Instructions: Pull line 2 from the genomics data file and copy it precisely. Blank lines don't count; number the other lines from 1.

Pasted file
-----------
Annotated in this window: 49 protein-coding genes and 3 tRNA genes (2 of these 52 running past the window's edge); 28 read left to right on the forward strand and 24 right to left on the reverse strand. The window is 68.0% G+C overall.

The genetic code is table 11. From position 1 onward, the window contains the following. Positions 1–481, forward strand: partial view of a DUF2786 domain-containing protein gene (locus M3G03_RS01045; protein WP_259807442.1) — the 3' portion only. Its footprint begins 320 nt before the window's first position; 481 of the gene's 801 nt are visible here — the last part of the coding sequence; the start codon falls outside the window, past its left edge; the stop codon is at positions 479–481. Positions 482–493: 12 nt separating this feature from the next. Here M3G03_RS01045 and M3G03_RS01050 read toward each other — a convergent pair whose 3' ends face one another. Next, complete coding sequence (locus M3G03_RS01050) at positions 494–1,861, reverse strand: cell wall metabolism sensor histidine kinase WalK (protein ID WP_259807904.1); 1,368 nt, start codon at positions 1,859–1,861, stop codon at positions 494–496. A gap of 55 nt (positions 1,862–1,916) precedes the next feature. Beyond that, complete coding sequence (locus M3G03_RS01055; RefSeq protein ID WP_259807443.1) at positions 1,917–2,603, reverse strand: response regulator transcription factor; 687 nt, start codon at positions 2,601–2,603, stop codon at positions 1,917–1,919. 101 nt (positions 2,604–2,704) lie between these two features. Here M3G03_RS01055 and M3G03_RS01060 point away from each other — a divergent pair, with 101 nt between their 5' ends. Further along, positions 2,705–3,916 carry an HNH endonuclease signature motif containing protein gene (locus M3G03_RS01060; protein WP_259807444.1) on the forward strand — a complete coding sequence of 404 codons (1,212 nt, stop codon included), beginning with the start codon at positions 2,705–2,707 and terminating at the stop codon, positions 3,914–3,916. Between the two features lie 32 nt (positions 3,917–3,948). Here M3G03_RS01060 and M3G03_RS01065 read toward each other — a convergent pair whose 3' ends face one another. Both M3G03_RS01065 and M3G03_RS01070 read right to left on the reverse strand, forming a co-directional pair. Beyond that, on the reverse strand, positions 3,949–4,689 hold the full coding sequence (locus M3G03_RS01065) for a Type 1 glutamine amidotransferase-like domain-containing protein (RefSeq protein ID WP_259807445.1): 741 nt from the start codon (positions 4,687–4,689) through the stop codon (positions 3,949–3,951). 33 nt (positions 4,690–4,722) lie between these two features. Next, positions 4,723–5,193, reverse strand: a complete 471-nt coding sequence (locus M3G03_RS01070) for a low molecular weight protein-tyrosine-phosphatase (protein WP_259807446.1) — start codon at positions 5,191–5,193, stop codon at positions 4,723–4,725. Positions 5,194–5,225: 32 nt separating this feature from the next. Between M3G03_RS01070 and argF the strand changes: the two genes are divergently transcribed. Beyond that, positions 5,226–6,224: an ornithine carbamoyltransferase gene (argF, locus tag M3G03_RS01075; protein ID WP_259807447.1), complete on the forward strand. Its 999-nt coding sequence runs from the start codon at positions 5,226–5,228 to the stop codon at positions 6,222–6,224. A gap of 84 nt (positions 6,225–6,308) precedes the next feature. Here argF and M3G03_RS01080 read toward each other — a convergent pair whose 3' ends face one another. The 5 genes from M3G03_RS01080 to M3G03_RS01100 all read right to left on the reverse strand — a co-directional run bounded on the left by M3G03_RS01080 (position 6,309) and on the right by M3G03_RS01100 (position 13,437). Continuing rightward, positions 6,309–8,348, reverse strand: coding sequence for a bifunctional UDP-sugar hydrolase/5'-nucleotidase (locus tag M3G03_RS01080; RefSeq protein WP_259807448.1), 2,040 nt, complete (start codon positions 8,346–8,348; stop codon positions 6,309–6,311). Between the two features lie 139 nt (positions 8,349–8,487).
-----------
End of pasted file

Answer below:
The genetic code is table 11. From position 1 onward, the window contains the following. Positions 1–481, forward strand: partial view of a DUF2786 domain-containing protein gene (locus M3G03_RS01045; protein WP_259807442.1) — the 3' portion only. Its footprint begins 320 nt before the window's first position; 481 of the gene's 801 nt are visible here — the last part of the coding sequence; the start codon falls outside the window, past its left edge; the stop codon is at positions 479–481. Positions 482–493: 12 nt separating this feature from the next. Here M3G03_RS01045 and M3G03_RS01050 read toward each other — a convergent pair whose 3' ends face one another. Next, complete coding sequence (locus M3G03_RS01050) at positions 494–1,861, reverse strand: cell wall metabolism sensor histidine kinase WalK (protein ID WP_259807904.1); 1,368 nt, start codon at positions 1,859–1,861, stop codon at positions 494–496. A gap of 55 nt (positions 1,862–1,916) precedes the next feature. Beyond that, complete coding sequence (locus M3G03_RS01055; RefSeq protein ID WP_259807443.1) at positions 1,917–2,603, reverse strand: response regulator transcription factor; 687 nt, start codon at positions 2,601–2,603, stop codon at positions 1,917–1,919. 101 nt (positions 2,604–2,704) lie between these two features. Here M3G03_RS01055 and M3G03_RS01060 point away from each other — a divergent pair, with 101 nt between their 5' ends. Further along, positions 2,705–3,916 carry an HNH endonuclease signature motif containing protein gene (locus M3G03_RS01060; protein WP_259807444.1) on the forward strand — a complete coding sequence of 404 codons (1,212 nt, stop codon included), beginning with the start codon at positions 2,705–2,707 and terminating at the stop codon, positions 3,914–3,916. Between the two features lie 32 nt (positions 3,917–3,948). Here M3G03_RS01060 and M3G03_RS01065 read toward each other — a convergent pair whose 3' ends face one another. Both M3G03_RS01065 and M3G03_RS01070 read right to left on the reverse strand, forming a co-directional pair. Beyond that, on the reverse strand, positions 3,949–4,689 hold the full coding sequence (locus M3G03_RS01065) for a Type 1 glutamine amidotransferase-like domain-containing protein (RefSeq protein ID WP_259807445.1): 741 nt from the start codon (positions 4,687–4,689) through the stop codon (positions 3,949–3,951). 33 nt (positions 4,690–4,722) lie between these two features. Next, positions 4,723–5,193, reverse strand: a complete 471-nt coding sequence (locus M3G03_RS01070) for a low molecular weight protein-tyrosine-phosphatase (protein WP_259807446.1) — start codon at positions 5,191–5,193, stop codon at positions 4,723–4,725. Positions 5,194–5,225: 32 nt separating this feature from the next. Between M3G03_RS01070 and argF the strand changes: the two genes are divergently transcribed. Beyond that, positions 5,226–6,224: an ornithine carbamoyltransferase gene (argF, locus tag M3G03_RS01075; protein ID WP_259807447.1), complete on the forward strand. Its 999-nt coding sequence runs from the start codon at positions 5,226–5,228 to the stop codon at positions 6,222–6,224. A gap of 84 nt (positions 6,225–6,308) precedes the next feature. Here argF and M3G03_RS01080 read toward each other — a convergent pair whose 3' ends face one another. The 5 genes from M3G03_RS01080 to M3G03_RS01100 all read right to left on the reverse strand — a co-directional run bounded on the left by M3G03_RS01080 (position 6,309) and on the right by M3G03_RS01100 (position 13,437). Continuing rightward, positions 6,309–8,348, reverse strand: coding sequence for a bifunctional UDP-sugar hydrolase/5'-nucleotidase (locus tag M3G03_RS01080; RefSeq protein WP_259807448.1), 2,040 nt, complete (start codon positions 8,346–8,348; stop codon positions 6,309–6,311). Between the two features lie 139 nt (positions 8,349–8,487).